The furlough scheme brought some relief, as did some of the grants and business rates relief, but one thing that’s often overlooked is that a reasonable proportion of the aid package came in the form of loans: facing a deeply uncertain future, hospitality had to go into debt to gamble on its own survival. What followed was over three months when restaurants were completely closed, except for takeaway and delivery. Some restaurants decided not to even do that, some took time out to consider their options and some began making the first of many, many changes to their business model (I can’t bring myself to use the word “pivot”, especially as many of our businesses showed so much grace – outwardly, at least – that it looked more like a pirouette).
On Kennet Island, Fidget & Bob moved to selling groceries, produce and beer along with its fantastic range of sandwiches, coffee and cake. The other side of the river, Geo Café began a veg box delivery scheme, driving to a London market at four in the morning and then doing long hours making drop-offs all across Reading: very welcome at a time when many were shielding and delivery slots were well-nigh impossible to snag (eventually they got their own van in the café’s distinctive livery – I called it the “Kete-van” after its owner, until she told me to stop).
Another notable business in the early stages of our first lockdown was Valpy Street. Some restaurants have always had their own takeaway or delivery capability, and others – especially some of our chains – have always partnered with someone like Deliveroo or Just Eat. But for places like Valpy Street which had never done takeaway, they had to build this from scratch. One of Reading’s earliest adopters, they soon got busy and before long social media was abuzz with people enjoying their fish and chips and their roasts.
One of the most sought-after delivery slots was with Kungfu Kitchen, and there were few sights in 2020 happier than co-owner Steve standing at your front door, masked up, holding a bag of goodies. I soon became an expert in ordering KFK dishes that travelled well – that deep fried spicy fish, for instance, which would remain piping hot long after it was delivered, or the Xinjiang shredded chicken which was cold, spicy and (I later discovered) perfect crammed into a baguette the following day.
A lot of people were keen to see what possibly our most high-profile restaurant, Clay’s Hyderabadi Kitchen, did. And the answer, at first, was that Clay’s kept its powder dry. They took time out, put recipes up on Instagram showing people how to make simple versions of their dishes at home – even I tried one of them – and then quietly, without fanfare, went about donating large quantities of food to Whitley CDA.
(They weren’t alone, either: one thing that distinguished many of our hospitality businesses is that they still, against such a terrifying backdrop, found time to feed the town’s people in real need. Only last week, the Lyndhurst provided 30 Christmas dinners to people in Whitley spending Christmas Day alone: you would need to go to the Whitley CDA Facebook page to discover that, though, because characteristically the Lyndhurst hasn’t mentioned it anywhere.)
In May, Clay’s finally made a much-anticipated decision: it had no plans to reopen but would instead deliver vacuum-packed curries customers could reheat at home. Its website crashed on launch day with the volume of orders and soon Nandana and Sharat’s car became as keenly anticipated as the arrival of Geo Café’s Kete-van: one street in Reading organised a weekly communal order which was delivered centrally and then distributed to all the residents. This was the summer of 2020, when many of us got to know our neighbours better – either through WhatsApp groups, weekly clapping or, in my case, waving to Ted from around the corner as he walked the dog daily.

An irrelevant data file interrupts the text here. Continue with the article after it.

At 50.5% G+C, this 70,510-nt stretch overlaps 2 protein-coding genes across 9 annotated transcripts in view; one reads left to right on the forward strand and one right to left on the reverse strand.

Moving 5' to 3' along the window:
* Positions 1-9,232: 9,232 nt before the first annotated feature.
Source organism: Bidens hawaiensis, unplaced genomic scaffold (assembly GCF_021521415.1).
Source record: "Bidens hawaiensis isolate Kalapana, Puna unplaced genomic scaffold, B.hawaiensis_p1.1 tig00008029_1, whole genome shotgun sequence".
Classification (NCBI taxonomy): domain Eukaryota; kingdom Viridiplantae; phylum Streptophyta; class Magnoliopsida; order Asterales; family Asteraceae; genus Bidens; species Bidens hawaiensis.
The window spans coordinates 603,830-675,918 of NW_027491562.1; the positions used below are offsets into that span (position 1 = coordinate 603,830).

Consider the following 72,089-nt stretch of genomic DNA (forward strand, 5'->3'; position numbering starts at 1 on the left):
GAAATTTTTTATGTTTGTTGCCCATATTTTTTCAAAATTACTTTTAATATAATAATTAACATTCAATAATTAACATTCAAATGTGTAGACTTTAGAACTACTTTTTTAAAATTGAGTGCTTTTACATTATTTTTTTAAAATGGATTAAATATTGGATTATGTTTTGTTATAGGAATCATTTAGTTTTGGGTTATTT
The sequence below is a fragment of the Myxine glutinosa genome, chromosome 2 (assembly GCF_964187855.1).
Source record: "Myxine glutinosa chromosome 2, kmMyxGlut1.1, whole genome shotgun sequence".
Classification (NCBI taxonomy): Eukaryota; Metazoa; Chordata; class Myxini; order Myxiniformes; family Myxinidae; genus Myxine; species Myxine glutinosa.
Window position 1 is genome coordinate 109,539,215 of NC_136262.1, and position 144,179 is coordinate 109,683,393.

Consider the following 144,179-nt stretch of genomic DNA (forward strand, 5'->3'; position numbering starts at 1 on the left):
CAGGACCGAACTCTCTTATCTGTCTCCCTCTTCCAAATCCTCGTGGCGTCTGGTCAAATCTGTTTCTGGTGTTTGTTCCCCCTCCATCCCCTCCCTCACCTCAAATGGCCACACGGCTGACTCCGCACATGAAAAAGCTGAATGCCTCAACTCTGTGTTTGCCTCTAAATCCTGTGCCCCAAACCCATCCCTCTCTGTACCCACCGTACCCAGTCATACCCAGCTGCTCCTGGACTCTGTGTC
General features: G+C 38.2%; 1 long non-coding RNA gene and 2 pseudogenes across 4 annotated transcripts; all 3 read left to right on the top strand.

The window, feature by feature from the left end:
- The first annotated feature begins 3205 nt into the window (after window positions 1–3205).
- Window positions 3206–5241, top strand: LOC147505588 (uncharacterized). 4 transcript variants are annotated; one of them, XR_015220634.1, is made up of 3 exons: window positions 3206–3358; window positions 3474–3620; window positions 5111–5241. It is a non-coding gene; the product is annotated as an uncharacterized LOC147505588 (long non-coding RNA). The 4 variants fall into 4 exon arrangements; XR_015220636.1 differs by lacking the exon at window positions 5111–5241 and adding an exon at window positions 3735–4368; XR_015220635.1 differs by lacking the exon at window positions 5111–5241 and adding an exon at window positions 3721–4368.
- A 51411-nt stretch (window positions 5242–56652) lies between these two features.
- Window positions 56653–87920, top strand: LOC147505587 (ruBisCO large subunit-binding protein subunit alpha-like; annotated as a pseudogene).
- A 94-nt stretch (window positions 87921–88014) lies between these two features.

Another pirouetting business in May was Nibsy’s, which started delivering its DIY doughnut kits across Reading. Of all the things I learned in 2020, one of the most surprising was that Nibsy’s cherry bakewells didn’t make me miss gluten in the slightest, although once I’d finished them they did make me miss Nibsy’s cherry bakewells. Like many cafés, Nibsy’s gradually reopened for takeaway in June, and as summer came along there was a feeling that the worst was past and a gradual reopening – rightly or wrongly – was around the corner.
One of the most significant events of the year happened at its midpoint, and has nothing to do with hospitality but plenty to do with community. Like most people I was at home on the 20th June when I got word of an incident at Forbury Gardens, and like most people I watched it unfold on social media with a real feeling of unease and horror. A friend of mine was there when it happened, on a patch of grass just along from where the attack took place, and one of his friends chased the assailant out through the cemetery and down Friar Street. He messaged me about it as it unfolded, clearly badly shaken up by the whole thing. Other friends got in touch to check that I was safe, an experience I’m sure was shared by many.
What happened at Forbury Gardens was an attack on three friends enjoying the summer sun, in possibly the spiritual epicentre of Reading, but it was also an attack on our town and on all of us. And in the days that followed, all sorts of people tried to use it to further their own agendas. It was odd to see Reading on the news, or to hear vultures like Katie Hopkins talking about us as some kind of failed multicultural experiment. But the way the community united in the aftermath of that incident, and in particular the way Reading refused to allow it to divide or define our brilliant, diverse, happy town was one of the most beautiful things about this year, a wonderful moment coming out of so much sadness. I criticise the council a lot, goodness knows, but their handling of this – dignified and measured – was note perfect.